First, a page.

Life in Norway


Sharing tips…. to help you turn this city into an affordable and enjoyable home during your academic journey.

Full name: Hau Hai Nguyen
Home country: Vietnam
Previous university: Foreign Trade University
Program at BI: MSc in Business – Logistics and Supply Chain Management

As an international student in Oslo, you might experience a unique blend of excitement and anxiety. The Norwegian capital is renowned for its stunning landscapes, quality education, and a lifestyle that consistently ranks among the world’s best. However, there’s no denying the fact that Oslo, like many vibrant cities, comes with a significant expense. But don’t let that deter you!

In this guide, I will share with you some useful tips I’ve gathered from my two years of living in Oslo to help you turn this city into an affordable and enjoyable home during your academic journey.

1. Eating

Cheaper supermarkets: Supermarket prices in Norway can vary from one store to another. MENY and Coop Mega stand out as the most expensive options which offer a wider product range, whereas Kiwi and REMA 1000 are considered more budget-friendly alternatives. When shopping at these two latter stores, their in-house brands, known as First Price and Prima, tend to be the cheapest options. Additionally, supermarkets often dedicate a section to significant discounts on products with a “best before” date of today or tomorrow, and most of these items remain fine to consume. You can also download the Mattilbud or Kupp apps which give an overview of all offers from all grocery stores in Norway so that you can plan your shopping better and save money.

In Oslo, another option is to explore the ethnic food stores located in Grønland, which offer a wider selection of vegetables and fruits with much cheaper prices.

Food store at Grønland in Oslo

“Too Good To Go” App: Too Good To Go is a mobile app that offers a list of local shops and restaurants with surplus food. Those outlets put together a surprise bag at a reduced cost, and you can order it through the app. This is also one way for you to contribute to solving food waste.

Eating out: If you’re looking for a cheap meal out at a restaurant, you can check out this webpage made by Visit Oslo where a list of budget-friendly restaurants and cafés are shown.

2. Furniture, utensils and more for free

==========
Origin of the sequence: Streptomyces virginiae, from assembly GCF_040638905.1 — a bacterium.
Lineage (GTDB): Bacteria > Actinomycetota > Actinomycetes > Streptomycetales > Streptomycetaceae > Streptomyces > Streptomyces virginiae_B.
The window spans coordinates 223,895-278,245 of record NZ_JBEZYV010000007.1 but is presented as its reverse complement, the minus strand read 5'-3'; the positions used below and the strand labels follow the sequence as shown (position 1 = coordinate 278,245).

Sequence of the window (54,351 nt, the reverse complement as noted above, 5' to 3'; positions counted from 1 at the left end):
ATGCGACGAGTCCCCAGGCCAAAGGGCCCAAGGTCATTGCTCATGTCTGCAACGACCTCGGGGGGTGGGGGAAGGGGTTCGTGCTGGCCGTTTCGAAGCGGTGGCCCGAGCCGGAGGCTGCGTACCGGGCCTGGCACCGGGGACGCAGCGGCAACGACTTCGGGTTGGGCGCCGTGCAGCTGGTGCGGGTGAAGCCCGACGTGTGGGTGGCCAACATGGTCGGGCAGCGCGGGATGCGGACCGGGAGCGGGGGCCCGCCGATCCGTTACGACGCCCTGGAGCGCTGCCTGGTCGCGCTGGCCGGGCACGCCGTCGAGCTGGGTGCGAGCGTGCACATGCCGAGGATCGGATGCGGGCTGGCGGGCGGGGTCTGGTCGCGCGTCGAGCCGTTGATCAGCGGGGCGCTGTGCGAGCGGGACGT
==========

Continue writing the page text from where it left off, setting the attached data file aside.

Finn.no is a treasure trove for those looking for free stuff. This website is a source of items that people are willing to give away in Oslo. You can adjust your search criteria, and the range of free or discounted items available is extensive, spanning from couches and light fixtures to cosmetics, apparel, winter shoes, musical instruments, dinnerware, bicycles, books, and so much more. Even though the whole site is in Norwegian, you can easily translate it to English using browser extensions.

 3. Cheap Clothes

In Norway, you can find thrift stores offering a substantial selection of high-quality clothing at affordable prices, including essential winter items such as woolen sweaters. Explore options like FRETEX and Uff. You can also stroll around the streets of Grünerløkka where many second-hand shops are located. Here you can also find many small shops that sell original clothes, jewelry, ceramics, and art – everything from boutiques run by Norwegian designers to cool vintage stores.

Second-hand clothes

4. Experience the outdoors for free

In Oslo, nature is just within our reach. Hiking in the forests, taking a swim in the lakes, and skiing on the tracks in the woods – all come at no cost. If you love outdoor activities, you might want to check out bua.no. Here you can borrow a wide range of items, including skis, bicycles, kayaks, hammocks, and a lot more. These services are available across Norway and allow you to borrow equipment for a period of up to one week. So, head out into the Norwegian nature and enjoy your time to the fullest!

Hau outside